One of the primary reasons for the recent advance in stock prices has been that economic data have been surprisingly positive. Additionally, central banks around the world (including the US Federal Reserve) have remained committed to retaining exceptionally accommodative monetary policies.
There are certainly some significant downside risks that investors should remain aware of, including rising oil and gasoline prices that have been exacerbated by escalating geopolitical tensions. Additionally, we have seen some continuing progress regarding the ongoing debt crisis in Europe and while the risks of chaotic defaults seem less today than they were in the middle of 2011, political developments could trigger some setbacks.
In any case, however, we believe that the macroeconomic and policy backdrop remain broadly supportive of risk assets. In the United States, we expect the labor market to continue to improve as the year progresses and even the long-beleaguered housing market has been showing increasing signs of life. Recent comments from Fed Chairman Ben Bernanke indicate that the central bank remains concerned about economic risks and the Fed has made it very clear that its desire is to keep interest rates at historic lows for the foreseeable future. At this point, we believe that the odds for a new round of quantitative easing (i.e., QE3) remain very low given the positive trend of leading employment and economic indicators.
One wildcard that has the potential to disrupt our generally positive outlook is the US political situation. The United States faces some enormous economic, tax policy and debt-related issues that need to be resolved by the end of 2012, but it is becoming increasingly clear that little or no action is likely to be taken until after the November elections. There appears to be a general consensus that a lame duck session of Congress in December will become the venue for cobbling together some new economic and tax policies, but there is no guarantee that Congress will be able to act in time to write and pass legislation.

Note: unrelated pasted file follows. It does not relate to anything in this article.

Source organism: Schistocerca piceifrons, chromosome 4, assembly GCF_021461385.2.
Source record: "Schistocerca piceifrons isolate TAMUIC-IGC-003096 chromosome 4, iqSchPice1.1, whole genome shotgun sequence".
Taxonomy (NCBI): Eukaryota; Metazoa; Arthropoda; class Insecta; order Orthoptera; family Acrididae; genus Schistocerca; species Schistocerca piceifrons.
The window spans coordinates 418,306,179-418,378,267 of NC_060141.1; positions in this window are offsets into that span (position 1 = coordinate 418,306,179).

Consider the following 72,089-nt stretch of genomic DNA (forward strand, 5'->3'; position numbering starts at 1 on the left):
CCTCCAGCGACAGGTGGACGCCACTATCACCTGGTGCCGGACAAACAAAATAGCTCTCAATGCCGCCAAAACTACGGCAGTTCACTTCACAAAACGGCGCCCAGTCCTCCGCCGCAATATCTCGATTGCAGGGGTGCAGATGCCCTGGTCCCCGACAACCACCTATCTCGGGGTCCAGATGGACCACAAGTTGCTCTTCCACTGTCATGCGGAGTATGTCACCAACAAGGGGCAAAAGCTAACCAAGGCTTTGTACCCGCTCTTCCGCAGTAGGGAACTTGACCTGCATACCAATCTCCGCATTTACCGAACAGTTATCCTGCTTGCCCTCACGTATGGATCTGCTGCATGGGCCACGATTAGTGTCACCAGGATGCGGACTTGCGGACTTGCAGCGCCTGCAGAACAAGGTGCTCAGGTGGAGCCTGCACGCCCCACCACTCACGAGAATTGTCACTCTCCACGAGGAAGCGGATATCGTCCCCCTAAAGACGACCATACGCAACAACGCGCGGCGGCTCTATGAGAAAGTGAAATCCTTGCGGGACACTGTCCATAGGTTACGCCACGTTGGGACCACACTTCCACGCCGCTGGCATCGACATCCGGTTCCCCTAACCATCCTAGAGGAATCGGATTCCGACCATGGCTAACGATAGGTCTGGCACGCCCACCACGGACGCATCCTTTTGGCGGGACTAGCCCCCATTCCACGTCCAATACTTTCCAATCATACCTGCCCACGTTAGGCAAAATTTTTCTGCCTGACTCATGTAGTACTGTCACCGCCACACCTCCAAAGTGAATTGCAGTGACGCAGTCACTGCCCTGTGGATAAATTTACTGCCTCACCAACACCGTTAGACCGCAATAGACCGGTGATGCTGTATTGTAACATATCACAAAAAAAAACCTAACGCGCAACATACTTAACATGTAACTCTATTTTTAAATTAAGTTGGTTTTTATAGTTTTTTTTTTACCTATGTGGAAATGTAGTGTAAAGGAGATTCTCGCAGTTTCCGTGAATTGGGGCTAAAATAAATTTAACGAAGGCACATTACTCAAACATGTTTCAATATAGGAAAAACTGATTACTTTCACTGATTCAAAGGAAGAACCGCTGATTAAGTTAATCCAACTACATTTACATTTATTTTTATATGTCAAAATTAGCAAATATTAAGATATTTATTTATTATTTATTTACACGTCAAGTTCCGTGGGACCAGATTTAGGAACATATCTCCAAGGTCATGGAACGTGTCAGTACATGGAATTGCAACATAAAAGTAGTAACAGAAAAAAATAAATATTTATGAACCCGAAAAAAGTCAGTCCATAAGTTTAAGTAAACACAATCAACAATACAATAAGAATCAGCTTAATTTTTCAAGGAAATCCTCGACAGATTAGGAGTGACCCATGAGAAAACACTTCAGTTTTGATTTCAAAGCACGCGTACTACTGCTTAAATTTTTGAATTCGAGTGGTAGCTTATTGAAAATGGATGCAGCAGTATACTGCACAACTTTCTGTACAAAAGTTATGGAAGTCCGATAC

Should Congress fail to act, we believe there would be significant negative effects for the US economy and financial markets. The consensus among economists is that if nothing is done, higher tax rates and sharp spending cuts would shave between 3% and 4% off of the pace of US economic growth, which could trigger a high probability of a recession.
Our overall view about the markets is that improvements in the global economic outlook, continued easy financial conditions and slowly improving investor risk appetites are all reasons that stock prices should continue to crawl higher.
Markets have, however, paused somewhat in their rally over the last several weeks. To a large extent, this can be attributed to the fact that prices had risen so far so quickly and we have been saying for some time that markets were overdue for a period of consolidation or correction, but it is also important to emphasize that we believe we will need to see further evidence of economic improvement for gains to continue. We continue to believe that stocks are headed higher from here and do not believe that we have seen the market highs for 2012 yet, but we would caution that the pace of gains is likely to be slower and more uneven than they were during the first quarter.
Thank you for your continued confidence in Martone Capital Management.
We welcome your comments and questions.
William A. Martone - President CLU, ChFC
Michael C. Martone - Registered Principal
William Martone is President and Senior Portfolio Manager of Martone Capital Management, Inc., which was founded in 1994. Bill has almost 40 years of experience in the financial services industry and manages portfolios for both individual investors and pension funds using multiple investment strategies. Bill is a Chartered Financial Consultant, Chartered Life Underwriter, and New York State Registered Investment Advisor. He is frequently quoted in the Westchester Journal Business News as well as other publications. Martone Capital Management was featured on CNNfn.